H.R.2125 - Surface Transportation Safety Act of 2009111th Congress (2009-2010)
|Sponsor:||Rep. Rahall, Nick J., II [D-WV-3] (Introduced 04/27/2009)|
|Committees:||House - Transportation and Infrastructure|
|Latest Action:||House - 04/28/2009 Referred to the Subcommittee on Highways and Transit. (All Actions)|
This bill has the status Introduced
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Summary: H.R.2125 — 111th Congress (2009-2010)All Information (Except Text)
Introduced in House (04/27/2009)
Surface Transportation Safety Act of 2009 - Directs the Secretary of Transportation to modify certain federal regulations to: (1) allow fire services personnel to wear high visibility apparel meeting certain requirements; and (2) ensure that positive protective measures (including temporary longitudinal traffic barriers) are used to separate workers on highway construction projects from motorized traffic.
Directs the Secretary to approve the use of federal-aid highway funds by a state for patented or proprietary items that further the goals of state strategic highway safety plans.
Directs the Secretary of Transportation to revise the Manual on Uniform Traffic Control Devices to include a standard for a minimum level of retroreflectivity that must be maintained for pavement markings, which shall apply to all roads open to public travel.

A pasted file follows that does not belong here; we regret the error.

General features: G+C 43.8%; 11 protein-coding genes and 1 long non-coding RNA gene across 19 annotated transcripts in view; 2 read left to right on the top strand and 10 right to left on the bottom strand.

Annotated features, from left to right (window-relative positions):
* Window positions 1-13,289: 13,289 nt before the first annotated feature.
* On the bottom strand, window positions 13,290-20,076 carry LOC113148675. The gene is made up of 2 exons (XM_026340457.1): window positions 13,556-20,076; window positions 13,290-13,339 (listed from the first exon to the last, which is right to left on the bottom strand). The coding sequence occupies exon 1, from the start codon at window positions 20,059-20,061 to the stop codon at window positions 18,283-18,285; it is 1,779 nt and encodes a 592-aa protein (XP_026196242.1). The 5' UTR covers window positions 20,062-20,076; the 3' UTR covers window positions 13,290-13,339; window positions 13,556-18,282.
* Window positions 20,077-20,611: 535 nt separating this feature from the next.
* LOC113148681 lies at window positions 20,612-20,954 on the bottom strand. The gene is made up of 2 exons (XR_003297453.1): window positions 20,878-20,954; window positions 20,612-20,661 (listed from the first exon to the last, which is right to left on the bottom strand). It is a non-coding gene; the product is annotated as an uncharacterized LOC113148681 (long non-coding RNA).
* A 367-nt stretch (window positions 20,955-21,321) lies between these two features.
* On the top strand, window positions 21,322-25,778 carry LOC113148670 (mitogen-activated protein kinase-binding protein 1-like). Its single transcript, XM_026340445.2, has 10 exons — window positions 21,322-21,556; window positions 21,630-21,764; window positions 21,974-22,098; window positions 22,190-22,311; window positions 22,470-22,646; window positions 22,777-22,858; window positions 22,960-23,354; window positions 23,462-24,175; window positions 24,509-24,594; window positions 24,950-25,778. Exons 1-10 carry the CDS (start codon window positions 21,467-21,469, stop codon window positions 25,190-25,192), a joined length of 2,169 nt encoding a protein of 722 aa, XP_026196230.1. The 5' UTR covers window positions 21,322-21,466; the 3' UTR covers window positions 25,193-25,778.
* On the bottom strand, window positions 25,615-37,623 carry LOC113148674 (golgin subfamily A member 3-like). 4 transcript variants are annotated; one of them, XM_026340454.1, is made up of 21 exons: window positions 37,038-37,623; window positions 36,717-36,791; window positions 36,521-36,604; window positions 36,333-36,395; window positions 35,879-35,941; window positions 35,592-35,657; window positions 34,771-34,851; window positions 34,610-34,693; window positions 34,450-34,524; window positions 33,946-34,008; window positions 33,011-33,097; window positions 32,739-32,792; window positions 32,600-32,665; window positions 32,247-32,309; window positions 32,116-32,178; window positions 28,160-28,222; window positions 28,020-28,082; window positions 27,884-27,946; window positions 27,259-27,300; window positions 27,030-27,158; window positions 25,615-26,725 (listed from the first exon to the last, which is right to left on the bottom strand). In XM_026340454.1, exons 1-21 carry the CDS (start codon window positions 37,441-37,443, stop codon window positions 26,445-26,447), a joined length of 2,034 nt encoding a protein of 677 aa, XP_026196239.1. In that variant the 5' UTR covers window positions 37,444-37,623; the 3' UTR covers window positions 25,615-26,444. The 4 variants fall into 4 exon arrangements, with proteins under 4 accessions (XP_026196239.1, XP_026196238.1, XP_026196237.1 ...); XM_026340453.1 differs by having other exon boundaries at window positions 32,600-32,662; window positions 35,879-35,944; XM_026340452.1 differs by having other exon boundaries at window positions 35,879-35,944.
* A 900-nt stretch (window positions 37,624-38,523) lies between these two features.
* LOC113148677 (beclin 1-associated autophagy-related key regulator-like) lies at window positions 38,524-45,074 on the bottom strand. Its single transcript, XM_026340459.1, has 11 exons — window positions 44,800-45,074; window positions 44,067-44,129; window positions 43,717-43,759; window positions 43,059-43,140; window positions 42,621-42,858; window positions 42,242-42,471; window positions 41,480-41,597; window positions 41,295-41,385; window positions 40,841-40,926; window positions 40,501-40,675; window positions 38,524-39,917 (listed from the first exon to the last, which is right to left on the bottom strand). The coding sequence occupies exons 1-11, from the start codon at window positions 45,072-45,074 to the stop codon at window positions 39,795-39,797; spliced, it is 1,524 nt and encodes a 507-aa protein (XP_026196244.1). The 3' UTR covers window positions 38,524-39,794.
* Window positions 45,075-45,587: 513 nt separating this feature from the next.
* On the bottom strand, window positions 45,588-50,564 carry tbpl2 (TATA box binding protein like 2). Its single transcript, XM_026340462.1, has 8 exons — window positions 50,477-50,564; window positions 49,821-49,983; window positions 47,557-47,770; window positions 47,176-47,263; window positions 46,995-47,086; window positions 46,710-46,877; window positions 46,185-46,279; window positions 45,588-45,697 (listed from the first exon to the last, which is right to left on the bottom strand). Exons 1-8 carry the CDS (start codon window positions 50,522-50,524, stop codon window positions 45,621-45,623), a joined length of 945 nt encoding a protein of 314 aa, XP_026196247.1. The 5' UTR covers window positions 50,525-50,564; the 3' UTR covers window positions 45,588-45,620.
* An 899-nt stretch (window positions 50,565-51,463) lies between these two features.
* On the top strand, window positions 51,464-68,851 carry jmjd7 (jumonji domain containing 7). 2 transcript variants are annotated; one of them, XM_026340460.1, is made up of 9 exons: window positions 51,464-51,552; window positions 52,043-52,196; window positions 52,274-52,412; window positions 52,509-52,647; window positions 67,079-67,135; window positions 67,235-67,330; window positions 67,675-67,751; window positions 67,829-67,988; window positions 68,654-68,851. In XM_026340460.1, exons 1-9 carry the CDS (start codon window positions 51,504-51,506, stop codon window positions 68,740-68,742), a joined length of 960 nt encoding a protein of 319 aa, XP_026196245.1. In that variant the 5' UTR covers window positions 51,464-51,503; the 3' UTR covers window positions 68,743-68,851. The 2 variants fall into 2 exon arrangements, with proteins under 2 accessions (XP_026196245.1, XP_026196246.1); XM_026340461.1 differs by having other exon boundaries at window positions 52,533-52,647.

Revises requirements for the highway safety improvement program to count installation, replacement, and upgrade of highway signs and pavement markings as a highway safety improvement project. Authorizes: (1) states to obligate highway safety improvement program funds apportioned to them for projects to maintain minimum levels of retroreflectivity in highway signs or pavement markings on public roads, whether or not such projects are included in state plans; and (2) a federal share of costs of 100% for such projects.
Directs the Secretary to: (1) carry out a program to improve traffic signs and pavement markings for older drivers and pedestrians in all states; (2) review the safety of all highway-rail grade crossings in the United States and, based on such review, compile a list of the ten highway-rail grade crossings having the greatest need for safety improvements; (3) establish a national database of information on the safety of highway-rail grade crossings in the United States; and (4) allocate $20 million to each state with a population density of less than 20 persons per square mile for each fiscal year beginning with FY2010 for rural highway safety improvement projects.